Reds give 3B Scott Rolen 2-year extension
CINCINNATI (AP) – Scott Rolen agreed Saturday to a two-year contract extension with the Cincinnati Reds that guarantees him an additional $13 million while converting almost half of his 2010 salary to a deferred signing bonus.
The deal, which runs through 2012, clears a little bit of payroll room for the Reds and shows how much they value the 34-year-old third baseman as a clubhouse leader. Rolen missed time with a concussion last season, batting .305 with 11 homers and 67 RBIs in 128 games with Toronto and Cincinnati.
A seven-time Gold Glove winner and five-time All-Star, Rolen had been due to make $11 million next season, the final one in an eight-year, $90 million deal he got from St. Louis. Instead, he gets a $5 million signing bonus that will be paid over the next three years, a $6 million salary next season and $6.5 million in each of the following two seasons.
Cincinnati is expected to trim its opening-day payroll from the $71 million it had last season. The Reds drew 1.7 million fans during their ninth straight losing season, their smallest attendance since 1986.
When they got Rolen in a trade with Toronto in July, they set up a logjam at the top of the payroll. Four players would account for nearly two-thirds of the payroll next year: Rolen, starter Aaron Harang ($12.5 million), starter Bronson Arroyo ($11 million) and closer Francisco Cordero ($12 million).
The Reds are looking to trade at least one of the pitchers, and have had talks with the Los Angeles Dodgers about Harang, who is coming off two straight disappointing seasons. Arroyo also could be available.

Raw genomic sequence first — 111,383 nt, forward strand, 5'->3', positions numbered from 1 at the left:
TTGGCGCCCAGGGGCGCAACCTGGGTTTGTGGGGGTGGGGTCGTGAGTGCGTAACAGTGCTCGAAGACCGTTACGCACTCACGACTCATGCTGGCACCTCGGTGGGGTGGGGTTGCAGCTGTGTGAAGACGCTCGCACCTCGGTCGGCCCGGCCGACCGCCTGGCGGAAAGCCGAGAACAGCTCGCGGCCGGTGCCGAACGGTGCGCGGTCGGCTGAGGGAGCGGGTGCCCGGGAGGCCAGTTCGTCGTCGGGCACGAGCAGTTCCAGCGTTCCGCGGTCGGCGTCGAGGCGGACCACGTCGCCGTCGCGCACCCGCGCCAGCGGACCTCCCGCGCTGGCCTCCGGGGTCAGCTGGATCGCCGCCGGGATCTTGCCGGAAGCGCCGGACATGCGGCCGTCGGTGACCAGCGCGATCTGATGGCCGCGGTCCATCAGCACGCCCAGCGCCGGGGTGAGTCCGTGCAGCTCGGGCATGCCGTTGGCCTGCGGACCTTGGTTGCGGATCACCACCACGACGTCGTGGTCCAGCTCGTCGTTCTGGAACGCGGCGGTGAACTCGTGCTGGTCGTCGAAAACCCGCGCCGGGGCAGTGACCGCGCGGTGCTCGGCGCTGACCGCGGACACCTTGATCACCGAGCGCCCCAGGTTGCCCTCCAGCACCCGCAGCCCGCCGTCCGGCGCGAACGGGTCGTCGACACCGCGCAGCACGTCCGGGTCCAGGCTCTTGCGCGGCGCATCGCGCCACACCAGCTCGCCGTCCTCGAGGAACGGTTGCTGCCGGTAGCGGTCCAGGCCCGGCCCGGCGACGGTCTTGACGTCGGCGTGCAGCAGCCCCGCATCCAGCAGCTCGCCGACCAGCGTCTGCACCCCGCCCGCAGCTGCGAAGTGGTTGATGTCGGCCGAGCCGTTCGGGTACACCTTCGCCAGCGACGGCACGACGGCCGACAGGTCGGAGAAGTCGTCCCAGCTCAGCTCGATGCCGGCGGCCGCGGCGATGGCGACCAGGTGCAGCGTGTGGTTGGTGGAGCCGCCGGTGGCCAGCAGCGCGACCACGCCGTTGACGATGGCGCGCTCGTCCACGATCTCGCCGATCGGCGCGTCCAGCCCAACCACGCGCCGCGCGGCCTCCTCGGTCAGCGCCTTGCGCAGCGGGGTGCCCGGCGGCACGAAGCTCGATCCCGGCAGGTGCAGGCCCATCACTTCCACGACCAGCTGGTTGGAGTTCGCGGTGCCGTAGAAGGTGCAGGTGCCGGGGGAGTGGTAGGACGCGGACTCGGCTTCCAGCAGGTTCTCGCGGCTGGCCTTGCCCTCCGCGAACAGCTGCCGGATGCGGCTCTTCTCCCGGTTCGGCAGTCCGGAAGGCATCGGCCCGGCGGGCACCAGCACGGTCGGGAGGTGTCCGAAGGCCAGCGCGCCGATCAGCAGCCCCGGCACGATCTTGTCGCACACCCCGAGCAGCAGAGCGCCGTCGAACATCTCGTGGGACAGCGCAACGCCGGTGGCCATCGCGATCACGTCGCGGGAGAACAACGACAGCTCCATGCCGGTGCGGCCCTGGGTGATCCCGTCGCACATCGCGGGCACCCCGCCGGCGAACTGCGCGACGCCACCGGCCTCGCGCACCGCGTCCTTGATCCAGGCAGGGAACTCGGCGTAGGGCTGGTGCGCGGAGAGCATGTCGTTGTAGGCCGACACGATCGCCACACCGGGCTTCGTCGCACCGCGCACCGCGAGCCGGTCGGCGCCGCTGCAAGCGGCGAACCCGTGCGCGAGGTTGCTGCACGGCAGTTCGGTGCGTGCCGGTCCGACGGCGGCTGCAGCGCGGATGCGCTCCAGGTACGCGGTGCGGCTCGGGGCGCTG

By acquiring Rolen before the trade deadline for third baseman Edwin Encarnacion and pitchers Josh Roenicke and Zach Stewart, the Reds put themselves in a payroll bind. General manager Walt Jocketty values Rolen’s leadership, something that was missing in a clubhouse that has lost a lot of veterans in the past two years.
“Scott’s signing is an indication of his feelings toward the club and the direction we’re taking,” Jocketty said in a statement. “He wants to stay here, and hopefully he can end his career as a Red.”
Rolen grew up in Evansville, Ind. – less than a four-hour drive away – and attended Reds games as a youth. He was excited by the trade in July, but a concussion diminished his playing time during his first two months in Cincinnati.
Rolen was hit in the head by a pitch from Colorado’s Jason Marquis on Aug. 2, giving him headaches and limiting his availability. He went on the disabled list Aug. 11. He appeared in 40 games for Cincinnati, batting .270 with three homers and 24 RBIs.
The 1997 NL Rookie of the Year, Rolen is a .284 career hitter with 283 homers and 1,129 RBIs in 14 major league seasons with Philadelphia, St. Louis, Toronto and Cincinnati.
AP Sports Writer Ronald Blum in New York contributed to this report.